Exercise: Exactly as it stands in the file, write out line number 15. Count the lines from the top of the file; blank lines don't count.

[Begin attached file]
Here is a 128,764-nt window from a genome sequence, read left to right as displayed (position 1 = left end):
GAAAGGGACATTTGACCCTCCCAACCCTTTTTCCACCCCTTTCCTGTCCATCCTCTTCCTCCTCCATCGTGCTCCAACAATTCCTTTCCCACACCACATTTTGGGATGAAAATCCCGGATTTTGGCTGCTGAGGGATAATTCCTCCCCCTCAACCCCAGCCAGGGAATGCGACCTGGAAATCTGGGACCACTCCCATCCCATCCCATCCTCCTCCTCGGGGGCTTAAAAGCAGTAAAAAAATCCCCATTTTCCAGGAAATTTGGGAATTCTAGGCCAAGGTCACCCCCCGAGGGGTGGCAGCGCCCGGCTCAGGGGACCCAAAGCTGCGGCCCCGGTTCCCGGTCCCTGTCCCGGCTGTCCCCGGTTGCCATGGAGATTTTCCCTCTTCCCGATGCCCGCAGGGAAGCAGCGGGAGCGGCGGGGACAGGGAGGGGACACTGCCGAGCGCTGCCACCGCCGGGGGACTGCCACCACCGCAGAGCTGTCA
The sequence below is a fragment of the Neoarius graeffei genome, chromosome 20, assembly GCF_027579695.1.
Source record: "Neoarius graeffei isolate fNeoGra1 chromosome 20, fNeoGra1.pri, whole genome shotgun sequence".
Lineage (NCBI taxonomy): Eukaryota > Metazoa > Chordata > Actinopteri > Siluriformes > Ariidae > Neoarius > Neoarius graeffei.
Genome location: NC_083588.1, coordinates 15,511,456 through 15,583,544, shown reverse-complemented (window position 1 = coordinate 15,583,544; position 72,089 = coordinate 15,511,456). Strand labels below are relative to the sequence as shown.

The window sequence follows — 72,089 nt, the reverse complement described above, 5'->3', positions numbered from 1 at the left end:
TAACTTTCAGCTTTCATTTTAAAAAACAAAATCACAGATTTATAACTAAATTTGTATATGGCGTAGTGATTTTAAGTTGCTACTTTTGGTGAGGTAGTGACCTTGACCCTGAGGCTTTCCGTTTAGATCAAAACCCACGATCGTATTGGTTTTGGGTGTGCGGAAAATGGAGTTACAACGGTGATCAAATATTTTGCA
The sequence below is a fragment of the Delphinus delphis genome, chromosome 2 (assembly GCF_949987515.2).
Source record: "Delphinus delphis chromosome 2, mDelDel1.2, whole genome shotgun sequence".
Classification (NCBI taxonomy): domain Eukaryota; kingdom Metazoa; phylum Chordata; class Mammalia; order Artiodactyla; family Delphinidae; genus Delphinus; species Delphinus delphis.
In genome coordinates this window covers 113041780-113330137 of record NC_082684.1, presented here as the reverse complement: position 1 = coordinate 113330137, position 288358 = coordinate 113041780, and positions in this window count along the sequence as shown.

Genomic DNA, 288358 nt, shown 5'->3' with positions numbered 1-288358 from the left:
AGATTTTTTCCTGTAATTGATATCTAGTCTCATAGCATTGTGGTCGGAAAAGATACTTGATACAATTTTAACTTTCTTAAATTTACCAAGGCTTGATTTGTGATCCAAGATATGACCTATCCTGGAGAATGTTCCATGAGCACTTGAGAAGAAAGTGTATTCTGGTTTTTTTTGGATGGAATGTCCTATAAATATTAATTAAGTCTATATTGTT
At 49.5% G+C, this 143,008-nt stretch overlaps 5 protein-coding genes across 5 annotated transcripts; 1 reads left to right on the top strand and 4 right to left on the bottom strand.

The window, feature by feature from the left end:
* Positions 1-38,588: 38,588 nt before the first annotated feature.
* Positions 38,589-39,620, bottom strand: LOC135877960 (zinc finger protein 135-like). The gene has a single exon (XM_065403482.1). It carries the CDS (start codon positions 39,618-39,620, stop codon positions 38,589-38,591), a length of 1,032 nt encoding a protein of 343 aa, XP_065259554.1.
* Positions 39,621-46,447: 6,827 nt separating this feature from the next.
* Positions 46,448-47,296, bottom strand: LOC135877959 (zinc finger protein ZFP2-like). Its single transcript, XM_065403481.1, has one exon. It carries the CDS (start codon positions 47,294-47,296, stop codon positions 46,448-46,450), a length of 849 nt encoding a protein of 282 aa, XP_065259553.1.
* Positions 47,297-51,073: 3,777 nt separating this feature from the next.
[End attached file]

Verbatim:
At 49.5% G+C, this 143,008-nt stretch overlaps 5 protein-coding genes across 5 annotated transcripts; 1 reads left to right on the top strand and 4 right to left on the bottom strand.